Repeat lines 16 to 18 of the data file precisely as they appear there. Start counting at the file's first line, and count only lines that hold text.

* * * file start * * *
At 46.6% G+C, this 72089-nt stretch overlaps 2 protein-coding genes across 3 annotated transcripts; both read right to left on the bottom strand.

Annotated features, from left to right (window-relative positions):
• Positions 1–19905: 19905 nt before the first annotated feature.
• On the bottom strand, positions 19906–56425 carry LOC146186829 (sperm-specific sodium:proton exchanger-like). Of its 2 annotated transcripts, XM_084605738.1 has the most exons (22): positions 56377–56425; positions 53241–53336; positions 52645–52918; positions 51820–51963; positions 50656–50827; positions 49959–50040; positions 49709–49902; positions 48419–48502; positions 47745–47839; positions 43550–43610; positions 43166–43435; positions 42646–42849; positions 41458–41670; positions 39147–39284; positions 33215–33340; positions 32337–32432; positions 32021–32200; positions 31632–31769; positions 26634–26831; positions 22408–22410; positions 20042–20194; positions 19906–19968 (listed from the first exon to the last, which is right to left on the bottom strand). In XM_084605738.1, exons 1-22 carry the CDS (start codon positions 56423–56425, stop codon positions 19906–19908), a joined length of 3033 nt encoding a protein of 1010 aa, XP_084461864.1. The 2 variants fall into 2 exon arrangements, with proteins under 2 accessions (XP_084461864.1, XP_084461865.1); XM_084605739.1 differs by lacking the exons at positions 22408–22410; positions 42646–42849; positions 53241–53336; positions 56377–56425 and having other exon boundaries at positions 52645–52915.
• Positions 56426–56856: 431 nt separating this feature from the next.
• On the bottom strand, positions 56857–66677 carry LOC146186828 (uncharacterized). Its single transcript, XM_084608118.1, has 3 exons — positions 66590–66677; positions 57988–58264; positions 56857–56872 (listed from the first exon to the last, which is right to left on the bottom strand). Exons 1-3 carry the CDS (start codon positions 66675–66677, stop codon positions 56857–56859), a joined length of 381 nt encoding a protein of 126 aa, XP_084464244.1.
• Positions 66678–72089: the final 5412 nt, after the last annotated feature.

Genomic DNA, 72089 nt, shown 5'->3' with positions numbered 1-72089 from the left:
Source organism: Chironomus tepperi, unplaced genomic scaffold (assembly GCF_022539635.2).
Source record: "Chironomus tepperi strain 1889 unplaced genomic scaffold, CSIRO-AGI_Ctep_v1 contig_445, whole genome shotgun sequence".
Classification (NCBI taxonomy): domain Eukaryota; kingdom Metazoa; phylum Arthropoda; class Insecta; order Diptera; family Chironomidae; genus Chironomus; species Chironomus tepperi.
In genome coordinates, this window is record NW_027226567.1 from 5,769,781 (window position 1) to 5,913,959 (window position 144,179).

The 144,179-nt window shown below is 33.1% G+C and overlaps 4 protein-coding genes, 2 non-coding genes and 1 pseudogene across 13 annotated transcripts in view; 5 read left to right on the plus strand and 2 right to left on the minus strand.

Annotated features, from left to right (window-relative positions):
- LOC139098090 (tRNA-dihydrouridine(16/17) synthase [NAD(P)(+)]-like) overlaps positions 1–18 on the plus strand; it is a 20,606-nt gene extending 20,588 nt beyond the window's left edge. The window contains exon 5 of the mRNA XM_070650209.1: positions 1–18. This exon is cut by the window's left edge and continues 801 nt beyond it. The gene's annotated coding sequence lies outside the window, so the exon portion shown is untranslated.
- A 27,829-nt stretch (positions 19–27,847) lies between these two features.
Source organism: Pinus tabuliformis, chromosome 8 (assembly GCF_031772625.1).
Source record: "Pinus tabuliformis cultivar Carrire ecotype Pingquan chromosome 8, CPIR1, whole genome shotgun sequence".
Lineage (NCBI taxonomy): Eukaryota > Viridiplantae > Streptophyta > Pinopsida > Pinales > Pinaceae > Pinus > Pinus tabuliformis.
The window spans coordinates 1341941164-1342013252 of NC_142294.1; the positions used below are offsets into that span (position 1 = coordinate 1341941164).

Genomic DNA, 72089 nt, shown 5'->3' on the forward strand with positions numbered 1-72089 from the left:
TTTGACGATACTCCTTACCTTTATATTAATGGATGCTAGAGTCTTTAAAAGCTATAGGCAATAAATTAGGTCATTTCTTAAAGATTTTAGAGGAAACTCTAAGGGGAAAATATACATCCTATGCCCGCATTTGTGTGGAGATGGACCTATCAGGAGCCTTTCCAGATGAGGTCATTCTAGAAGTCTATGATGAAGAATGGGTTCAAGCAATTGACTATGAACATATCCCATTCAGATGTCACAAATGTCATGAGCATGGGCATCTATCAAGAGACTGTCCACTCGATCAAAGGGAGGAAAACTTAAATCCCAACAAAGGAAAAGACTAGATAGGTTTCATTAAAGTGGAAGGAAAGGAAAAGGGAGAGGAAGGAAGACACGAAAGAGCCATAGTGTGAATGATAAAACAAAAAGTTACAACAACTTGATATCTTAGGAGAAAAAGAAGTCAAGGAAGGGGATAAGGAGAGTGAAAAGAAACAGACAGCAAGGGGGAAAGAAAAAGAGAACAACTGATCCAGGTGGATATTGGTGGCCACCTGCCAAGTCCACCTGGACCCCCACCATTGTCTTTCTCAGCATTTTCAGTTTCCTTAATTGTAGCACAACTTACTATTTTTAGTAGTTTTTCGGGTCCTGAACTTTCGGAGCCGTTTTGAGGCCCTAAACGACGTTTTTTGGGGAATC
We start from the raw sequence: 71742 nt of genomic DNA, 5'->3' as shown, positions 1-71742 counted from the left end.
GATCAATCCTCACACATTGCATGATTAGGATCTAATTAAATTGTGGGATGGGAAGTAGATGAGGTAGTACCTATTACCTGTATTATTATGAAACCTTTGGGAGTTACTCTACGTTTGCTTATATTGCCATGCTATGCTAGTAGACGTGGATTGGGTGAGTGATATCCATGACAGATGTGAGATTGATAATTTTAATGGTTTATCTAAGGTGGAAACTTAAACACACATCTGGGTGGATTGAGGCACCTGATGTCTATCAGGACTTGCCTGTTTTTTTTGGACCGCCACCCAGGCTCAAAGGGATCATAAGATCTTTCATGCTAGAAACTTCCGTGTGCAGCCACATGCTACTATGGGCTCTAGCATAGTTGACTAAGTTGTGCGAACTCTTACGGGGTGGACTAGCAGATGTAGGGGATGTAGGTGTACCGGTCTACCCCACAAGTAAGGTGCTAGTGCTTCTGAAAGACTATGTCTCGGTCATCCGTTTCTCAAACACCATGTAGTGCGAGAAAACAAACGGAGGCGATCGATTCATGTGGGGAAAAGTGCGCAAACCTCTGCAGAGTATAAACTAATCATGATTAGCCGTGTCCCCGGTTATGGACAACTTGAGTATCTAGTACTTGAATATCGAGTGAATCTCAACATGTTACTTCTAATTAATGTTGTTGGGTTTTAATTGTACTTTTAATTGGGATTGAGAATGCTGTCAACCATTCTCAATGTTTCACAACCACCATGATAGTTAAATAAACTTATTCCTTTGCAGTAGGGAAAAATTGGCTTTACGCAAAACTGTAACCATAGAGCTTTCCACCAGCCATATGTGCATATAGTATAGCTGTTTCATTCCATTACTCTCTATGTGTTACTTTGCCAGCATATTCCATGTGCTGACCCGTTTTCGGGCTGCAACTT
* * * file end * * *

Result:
- A 27,829-nt stretch (positions 19–27,847) lies between these two features.
Source organism: Pinus tabuliformis, chromosome 8 (assembly GCF_031772625.1).
Source record: "Pinus tabuliformis cultivar Carrire ecotype Pingquan chromosome 8, CPIR1, whole genome shotgun sequence".